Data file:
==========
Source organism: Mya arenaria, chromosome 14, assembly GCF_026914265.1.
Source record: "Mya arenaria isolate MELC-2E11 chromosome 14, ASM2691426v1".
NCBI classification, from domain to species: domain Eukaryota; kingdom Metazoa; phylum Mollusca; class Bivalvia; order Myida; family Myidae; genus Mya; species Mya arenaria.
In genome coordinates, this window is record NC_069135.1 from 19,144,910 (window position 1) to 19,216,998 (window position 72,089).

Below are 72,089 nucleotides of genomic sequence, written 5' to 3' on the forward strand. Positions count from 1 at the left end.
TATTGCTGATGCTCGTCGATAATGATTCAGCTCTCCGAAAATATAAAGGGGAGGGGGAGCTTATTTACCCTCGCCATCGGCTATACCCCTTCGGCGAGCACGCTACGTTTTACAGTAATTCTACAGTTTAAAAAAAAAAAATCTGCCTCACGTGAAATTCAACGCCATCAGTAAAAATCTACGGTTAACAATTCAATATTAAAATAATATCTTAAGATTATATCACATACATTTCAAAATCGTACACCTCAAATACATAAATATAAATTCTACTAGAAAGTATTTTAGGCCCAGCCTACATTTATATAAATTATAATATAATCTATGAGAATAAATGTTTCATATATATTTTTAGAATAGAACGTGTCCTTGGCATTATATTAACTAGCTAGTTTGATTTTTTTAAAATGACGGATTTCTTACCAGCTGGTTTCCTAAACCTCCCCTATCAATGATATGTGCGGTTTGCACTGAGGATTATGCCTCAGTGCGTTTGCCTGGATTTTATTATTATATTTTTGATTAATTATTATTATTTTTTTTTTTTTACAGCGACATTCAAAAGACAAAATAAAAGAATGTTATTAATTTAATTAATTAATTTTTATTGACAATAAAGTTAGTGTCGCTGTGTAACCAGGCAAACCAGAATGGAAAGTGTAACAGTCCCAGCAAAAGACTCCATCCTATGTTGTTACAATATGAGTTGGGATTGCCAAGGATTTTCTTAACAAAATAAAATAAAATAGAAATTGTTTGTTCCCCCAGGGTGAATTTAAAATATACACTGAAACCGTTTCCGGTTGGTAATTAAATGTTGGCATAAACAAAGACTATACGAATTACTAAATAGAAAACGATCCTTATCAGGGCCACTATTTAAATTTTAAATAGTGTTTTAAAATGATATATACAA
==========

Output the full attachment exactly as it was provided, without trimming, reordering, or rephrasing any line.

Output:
Source organism: Mya arenaria, chromosome 14, assembly GCF_026914265.1.
Source record: "Mya arenaria isolate MELC-2E11 chromosome 14, ASM2691426v1".
NCBI classification, from domain to species: domain Eukaryota; kingdom Metazoa; phylum Mollusca; class Bivalvia; order Myida; family Myidae; genus Mya; species Mya arenaria.
In genome coordinates, this window is record NC_069135.1 from 19,144,910 (window position 1) to 19,216,998 (window position 72,089).

Below are 72,089 nucleotides of genomic sequence, written 5' to 3' on the forward strand. Positions count from 1 at the left end.
TATTGCTGATGCTCGTCGATAATGATTCAGCTCTCCGAAAATATAAAGGGGAGGGGGAGCTTATTTACCCTCGCCATCGGCTATACCCCTTCGGCGAGCACGCTACGTTTTACAGTAATTCTACAGTTTAAAAAAAAAAAATCTGCCTCACGTGAAATTCAACGCCATCAGTAAAAATCTACGGTTAACAATTCAATATTAAAATAATATCTTAAGATTATATCACATACATTTCAAAATCGTACACCTCAAATACATAAATATAAATTCTACTAGAAAGTATTTTAGGCCCAGCCTACATTTATATAAATTATAATATAATCTATGAGAATAAATGTTTCATATATATTTTTAGAATAGAACGTGTCCTTGGCATTATATTAACTAGCTAGTTTGATTTTTTTAAAATGACGGATTTCTTACCAGCTGGTTTCCTAAACCTCCCCTATCAATGATATGTGCGGTTTGCACTGAGGATTATGCCTCAGTGCGTTTGCCTGGATTTTATTATTATATTTTTGATTAATTATTATTATTTTTTTTTTTTTACAGCGACATTCAAAAGACAAAATAAAAGAATGTTATTAATTTAATTAATTAATTTTTATTGACAATAAAGTTAGTGTCGCTGTGTAACCAGGCAAACCAGAATGGAAAGTGTAACAGTCCCAGCAAAAGACTCCATCCTATGTTGTTACAATATGAGTTGGGATTGCCAAGGATTTTCTTAACAAAATAAAATAAAATAGAAATTGTTTGTTCCCCCAGGGTGAATTTAAAATATACACTGAAACCGTTTCCGGTTGGTAATTAAATGTTGGCATAAACAAAGACTATACGAATTACTAAATAGAAAACGATCCTTATCAGGGCCACTATTTAAATTTTAAATAGTGTTTTAAAATGATATATACAA